E(X2) = 12*1/6+22*1/6+32*1/6*+42*1/6+52*1/6+62*1/6= 91/6

Thus, Var (X) = E (X2) – (E(X))2= 35/12.

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FAQs Related to Probability

Q: Do mutually exclusive events add up to 1?

A: Yes, total probabilities must add up to 1. P(A ∪ B) = P(A) + P(B) - P(A ∩ B) For mutually exclusive events, P(A ∩ B).

Q: How do you do mutually exclusive problems?

A: A and B together is impossible: P(A and B) = 0 A or B is the sum of A and B: P(A or B) = P(A) + P(B)

Q: Can two events be dependent and not mutually exclusive?

A: No, It can be dependent on events that are not mutually exclusive. 

Q: What is the formula for non mutually exclusive events?

A: Non-mutually exclusive implies that there is some correlation between the two occurrences in question, and by deducting the likelihood of overlap, P(Y and Z), from the total of the probabilities of Y and Z, the calculation makes up for this.

Q: How do you know if something is mutually exclusive?

A: A and B, if they cannot arise at the very same time, are mutually incompatible cases. It indicates that A and B do not exchange any results and P (A AND B) = 0.

Q: What are the different types of random variables?

A: The random variables are classified into two major types known as Continuous random variable and Discrete random variable. The discrete random variable has a finite set of values.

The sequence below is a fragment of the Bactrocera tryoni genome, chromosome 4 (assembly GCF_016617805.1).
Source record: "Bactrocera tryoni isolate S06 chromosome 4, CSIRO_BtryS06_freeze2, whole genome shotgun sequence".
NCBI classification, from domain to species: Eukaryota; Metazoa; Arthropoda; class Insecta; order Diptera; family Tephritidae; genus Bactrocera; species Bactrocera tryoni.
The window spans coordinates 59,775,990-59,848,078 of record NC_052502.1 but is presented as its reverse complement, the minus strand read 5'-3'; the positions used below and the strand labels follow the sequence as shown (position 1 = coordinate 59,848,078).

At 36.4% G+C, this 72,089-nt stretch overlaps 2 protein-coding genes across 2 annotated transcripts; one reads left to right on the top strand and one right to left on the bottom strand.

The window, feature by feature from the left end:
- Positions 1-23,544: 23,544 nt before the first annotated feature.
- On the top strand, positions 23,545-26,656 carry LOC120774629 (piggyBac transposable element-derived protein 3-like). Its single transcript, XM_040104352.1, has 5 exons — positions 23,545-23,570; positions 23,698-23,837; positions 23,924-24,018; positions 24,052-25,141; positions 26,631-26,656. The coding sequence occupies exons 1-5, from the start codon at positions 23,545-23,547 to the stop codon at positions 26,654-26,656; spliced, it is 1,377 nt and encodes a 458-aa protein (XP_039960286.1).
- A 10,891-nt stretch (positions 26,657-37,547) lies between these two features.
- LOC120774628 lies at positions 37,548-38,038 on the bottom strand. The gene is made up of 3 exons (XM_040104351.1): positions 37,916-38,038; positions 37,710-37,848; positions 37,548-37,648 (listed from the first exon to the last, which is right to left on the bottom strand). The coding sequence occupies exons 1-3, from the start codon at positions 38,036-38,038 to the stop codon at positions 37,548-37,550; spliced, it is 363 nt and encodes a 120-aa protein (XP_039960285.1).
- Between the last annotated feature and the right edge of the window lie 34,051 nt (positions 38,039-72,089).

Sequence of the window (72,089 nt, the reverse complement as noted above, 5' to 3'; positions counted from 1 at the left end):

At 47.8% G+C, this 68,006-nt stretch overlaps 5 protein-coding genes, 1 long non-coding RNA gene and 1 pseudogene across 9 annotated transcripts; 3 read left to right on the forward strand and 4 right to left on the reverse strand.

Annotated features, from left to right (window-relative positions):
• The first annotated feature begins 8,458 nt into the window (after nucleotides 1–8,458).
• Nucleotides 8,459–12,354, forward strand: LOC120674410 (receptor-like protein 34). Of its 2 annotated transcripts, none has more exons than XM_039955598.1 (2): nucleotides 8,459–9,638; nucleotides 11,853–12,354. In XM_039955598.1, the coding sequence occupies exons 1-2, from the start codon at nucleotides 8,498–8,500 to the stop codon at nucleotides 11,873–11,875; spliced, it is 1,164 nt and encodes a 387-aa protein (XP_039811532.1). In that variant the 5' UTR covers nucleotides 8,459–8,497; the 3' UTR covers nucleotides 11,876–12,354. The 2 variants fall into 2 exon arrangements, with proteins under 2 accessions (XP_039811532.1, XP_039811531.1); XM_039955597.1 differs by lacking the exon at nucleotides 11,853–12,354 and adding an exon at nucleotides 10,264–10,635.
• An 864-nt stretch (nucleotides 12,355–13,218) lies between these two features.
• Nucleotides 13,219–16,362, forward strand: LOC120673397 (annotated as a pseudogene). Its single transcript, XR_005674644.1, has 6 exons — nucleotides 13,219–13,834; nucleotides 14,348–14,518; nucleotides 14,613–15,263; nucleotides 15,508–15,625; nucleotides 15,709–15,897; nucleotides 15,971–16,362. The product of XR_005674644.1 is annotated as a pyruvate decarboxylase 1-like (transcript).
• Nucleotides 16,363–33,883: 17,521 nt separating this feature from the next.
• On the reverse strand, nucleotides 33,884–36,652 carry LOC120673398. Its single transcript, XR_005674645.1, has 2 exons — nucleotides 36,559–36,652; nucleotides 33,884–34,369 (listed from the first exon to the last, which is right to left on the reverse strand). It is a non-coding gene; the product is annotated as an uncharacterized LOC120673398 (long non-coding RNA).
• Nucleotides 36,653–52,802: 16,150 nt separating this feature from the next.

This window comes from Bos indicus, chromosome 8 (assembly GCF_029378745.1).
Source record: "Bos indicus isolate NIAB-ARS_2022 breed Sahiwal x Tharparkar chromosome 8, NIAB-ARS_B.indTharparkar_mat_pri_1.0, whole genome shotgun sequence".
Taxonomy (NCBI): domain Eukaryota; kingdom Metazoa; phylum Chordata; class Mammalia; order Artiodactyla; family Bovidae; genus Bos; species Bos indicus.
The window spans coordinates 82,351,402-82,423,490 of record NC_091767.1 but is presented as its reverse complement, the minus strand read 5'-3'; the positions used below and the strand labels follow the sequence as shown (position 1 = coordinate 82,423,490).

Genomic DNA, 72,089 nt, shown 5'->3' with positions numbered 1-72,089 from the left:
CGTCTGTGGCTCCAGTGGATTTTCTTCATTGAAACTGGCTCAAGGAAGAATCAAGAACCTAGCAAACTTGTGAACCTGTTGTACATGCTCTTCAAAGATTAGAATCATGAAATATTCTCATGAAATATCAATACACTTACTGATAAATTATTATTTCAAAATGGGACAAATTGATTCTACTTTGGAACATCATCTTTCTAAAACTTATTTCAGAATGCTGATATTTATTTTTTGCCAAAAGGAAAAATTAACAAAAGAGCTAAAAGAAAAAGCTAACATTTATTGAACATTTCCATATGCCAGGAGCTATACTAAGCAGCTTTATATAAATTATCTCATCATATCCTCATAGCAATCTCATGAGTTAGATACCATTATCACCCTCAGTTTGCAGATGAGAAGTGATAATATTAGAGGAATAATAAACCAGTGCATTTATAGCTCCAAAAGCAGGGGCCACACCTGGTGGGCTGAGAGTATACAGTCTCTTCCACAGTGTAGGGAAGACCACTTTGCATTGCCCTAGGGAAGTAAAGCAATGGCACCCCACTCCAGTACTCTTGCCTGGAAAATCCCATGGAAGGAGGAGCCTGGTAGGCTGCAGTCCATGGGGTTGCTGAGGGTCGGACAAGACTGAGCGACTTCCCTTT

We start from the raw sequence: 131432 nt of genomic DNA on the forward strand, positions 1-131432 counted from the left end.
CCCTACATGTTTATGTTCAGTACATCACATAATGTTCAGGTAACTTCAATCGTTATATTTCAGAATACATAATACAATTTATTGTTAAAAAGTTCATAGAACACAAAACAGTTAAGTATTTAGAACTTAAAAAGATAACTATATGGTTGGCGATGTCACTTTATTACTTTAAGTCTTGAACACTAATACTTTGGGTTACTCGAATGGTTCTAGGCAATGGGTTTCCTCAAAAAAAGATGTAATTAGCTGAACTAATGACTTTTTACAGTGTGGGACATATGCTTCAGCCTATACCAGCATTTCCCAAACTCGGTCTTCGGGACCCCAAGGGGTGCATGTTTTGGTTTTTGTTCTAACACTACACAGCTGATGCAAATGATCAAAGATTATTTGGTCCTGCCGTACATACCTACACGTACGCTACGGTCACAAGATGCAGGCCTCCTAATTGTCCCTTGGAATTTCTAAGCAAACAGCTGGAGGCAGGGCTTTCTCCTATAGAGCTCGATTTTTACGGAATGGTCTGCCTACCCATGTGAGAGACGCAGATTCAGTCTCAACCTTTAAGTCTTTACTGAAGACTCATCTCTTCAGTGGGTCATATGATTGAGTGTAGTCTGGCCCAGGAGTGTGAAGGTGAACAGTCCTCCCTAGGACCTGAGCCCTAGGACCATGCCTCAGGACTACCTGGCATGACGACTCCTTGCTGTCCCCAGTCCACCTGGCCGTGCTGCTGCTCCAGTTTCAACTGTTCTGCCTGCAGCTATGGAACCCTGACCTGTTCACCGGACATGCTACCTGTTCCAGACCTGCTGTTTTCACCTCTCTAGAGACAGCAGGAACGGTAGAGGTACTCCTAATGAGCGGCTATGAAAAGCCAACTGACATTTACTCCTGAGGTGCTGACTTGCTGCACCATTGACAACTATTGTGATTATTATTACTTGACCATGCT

Q: What is the sum of probabilities for all the possible values of a discrete random variable X?

A: The sum of probabilities of all the possible values of any discrete random variable is always equal to 1.

Q: What are the few examples of a discrete random variable?

A: The examples of a discrete random variable can be the number of children in a family, attendance at a classroom, number of patients waiting outside the doctor’s clinic, number of sweets in a box, number of defective bulbs in a box of 25, etc.

Q: Which two conditions should be satisfied for the probability Pi of a random variable value X?

A: The two conditions are 0 ≤ Pi ≤ 1 for each i and P1+P2+…. +Pn=1.

Q: What is the distribution function of all random variables?

A: All the discrete and continuous random variables have a cumulative distribution function.

Q: Can the mean of a random variable be negative?

A: Yes, the mean or the expected value of a random variable can be negative.